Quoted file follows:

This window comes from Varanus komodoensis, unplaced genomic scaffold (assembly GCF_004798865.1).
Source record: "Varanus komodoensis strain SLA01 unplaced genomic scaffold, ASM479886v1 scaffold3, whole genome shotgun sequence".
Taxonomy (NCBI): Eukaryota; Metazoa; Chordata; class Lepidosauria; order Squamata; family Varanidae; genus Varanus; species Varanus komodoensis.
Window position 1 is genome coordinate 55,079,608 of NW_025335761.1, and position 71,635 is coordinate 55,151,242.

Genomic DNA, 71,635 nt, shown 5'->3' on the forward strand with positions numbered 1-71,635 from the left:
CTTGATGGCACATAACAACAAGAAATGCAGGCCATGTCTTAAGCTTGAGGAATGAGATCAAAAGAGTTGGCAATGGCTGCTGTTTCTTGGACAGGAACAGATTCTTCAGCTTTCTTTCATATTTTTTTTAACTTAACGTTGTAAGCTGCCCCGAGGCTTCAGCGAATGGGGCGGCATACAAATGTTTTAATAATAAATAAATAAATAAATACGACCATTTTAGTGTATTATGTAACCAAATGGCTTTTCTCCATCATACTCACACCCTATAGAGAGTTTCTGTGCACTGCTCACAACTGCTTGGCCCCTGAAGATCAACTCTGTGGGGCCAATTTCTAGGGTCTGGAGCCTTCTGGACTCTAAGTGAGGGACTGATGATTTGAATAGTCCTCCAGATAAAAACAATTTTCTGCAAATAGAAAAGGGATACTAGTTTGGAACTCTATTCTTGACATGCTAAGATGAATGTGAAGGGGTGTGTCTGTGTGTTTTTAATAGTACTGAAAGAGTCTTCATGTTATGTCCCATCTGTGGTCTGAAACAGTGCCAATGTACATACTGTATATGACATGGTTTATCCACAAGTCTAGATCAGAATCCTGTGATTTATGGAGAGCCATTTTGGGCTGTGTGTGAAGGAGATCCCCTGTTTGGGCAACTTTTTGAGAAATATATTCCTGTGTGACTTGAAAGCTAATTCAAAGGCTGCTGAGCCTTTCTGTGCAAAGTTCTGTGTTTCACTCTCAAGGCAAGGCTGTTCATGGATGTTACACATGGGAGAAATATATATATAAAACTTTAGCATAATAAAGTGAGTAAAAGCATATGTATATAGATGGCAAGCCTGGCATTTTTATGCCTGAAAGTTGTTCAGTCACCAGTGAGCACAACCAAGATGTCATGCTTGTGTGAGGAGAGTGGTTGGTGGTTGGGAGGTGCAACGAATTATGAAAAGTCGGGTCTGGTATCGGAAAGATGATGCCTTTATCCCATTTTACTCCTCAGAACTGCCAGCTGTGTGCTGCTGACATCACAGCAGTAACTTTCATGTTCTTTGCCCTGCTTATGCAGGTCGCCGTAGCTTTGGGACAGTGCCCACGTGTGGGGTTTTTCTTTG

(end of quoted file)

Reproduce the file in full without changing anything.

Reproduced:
This window comes from Varanus komodoensis, unplaced genomic scaffold (assembly GCF_004798865.1).
Source record: "Varanus komodoensis strain SLA01 unplaced genomic scaffold, ASM479886v1 scaffold3, whole genome shotgun sequence".
Taxonomy (NCBI): Eukaryota; Metazoa; Chordata; class Lepidosauria; order Squamata; family Varanidae; genus Varanus; species Varanus komodoensis.
Window position 1 is genome coordinate 55,079,608 of NW_025335761.1, and position 71,635 is coordinate 55,151,242.

Genomic DNA, 71,635 nt, shown 5'->3' on the forward strand with positions numbered 1-71,635 from the left:
CTTGATGGCACATAACAACAAGAAATGCAGGCCATGTCTTAAGCTTGAGGAATGAGATCAAAAGAGTTGGCAATGGCTGCTGTTTCTTGGACAGGAACAGATTCTTCAGCTTTCTTTCATATTTTTTTTAACTTAACGTTGTAAGCTGCCCCGAGGCTTCAGCGAATGGGGCGGCATACAAATGTTTTAATAATAAATAAATAAATAAATACGACCATTTTAGTGTATTATGTAACCAAATGGCTTTTCTCCATCATACTCACACCCTATAGAGAGTTTCTGTGCACTGCTCACAACTGCTTGGCCCCTGAAGATCAACTCTGTGGGGCCAATTTCTAGGGTCTGGAGCCTTCTGGACTCTAAGTGAGGGACTGATGATTTGAATAGTCCTCCAGATAAAAACAATTTTCTGCAAATAGAAAAGGGATACTAGTTTGGAACTCTATTCTTGACATGCTAAGATGAATGTGAAGGGGTGTGTCTGTGTGTTTTTAATAGTACTGAAAGAGTCTTCATGTTATGTCCCATCTGTGGTCTGAAACAGTGCCAATGTACATACTGTATATGACATGGTTTATCCACAAGTCTAGATCAGAATCCTGTGATTTATGGAGAGCCATTTTGGGCTGTGTGTGAAGGAGATCCCCTGTTTGGGCAACTTTTTGAGAAATATATTCCTGTGTGACTTGAAAGCTAATTCAAAGGCTGCTGAGCCTTTCTGTGCAAAGTTCTGTGTTTCACTCTCAAGGCAAGGCTGTTCATGGATGTTACACATGGGAGAAATATATATATAAAACTTTAGCATAATAAAGTGAGTAAAAGCATATGTATATAGATGGCAAGCCTGGCATTTTTATGCCTGAAAGTTGTTCAGTCACCAGTGAGCACAACCAAGATGTCATGCTTGTGTGAGGAGAGTGGTTGGTGGTTGGGAGGTGCAACGAATTATGAAAAGTCGGGTCTGGTATCGGAAAGATGATGCCTTTATCCCATTTTACTCCTCAGAACTGCCAGCTGTGTGCTGCTGACATCACAGCAGTAACTTTCATGTTCTTTGCCCTGCTTATGCAGGTCGCCGTAGCTTTGGGACAGTGCCCACGTGTGGGGTTTTTCTTTG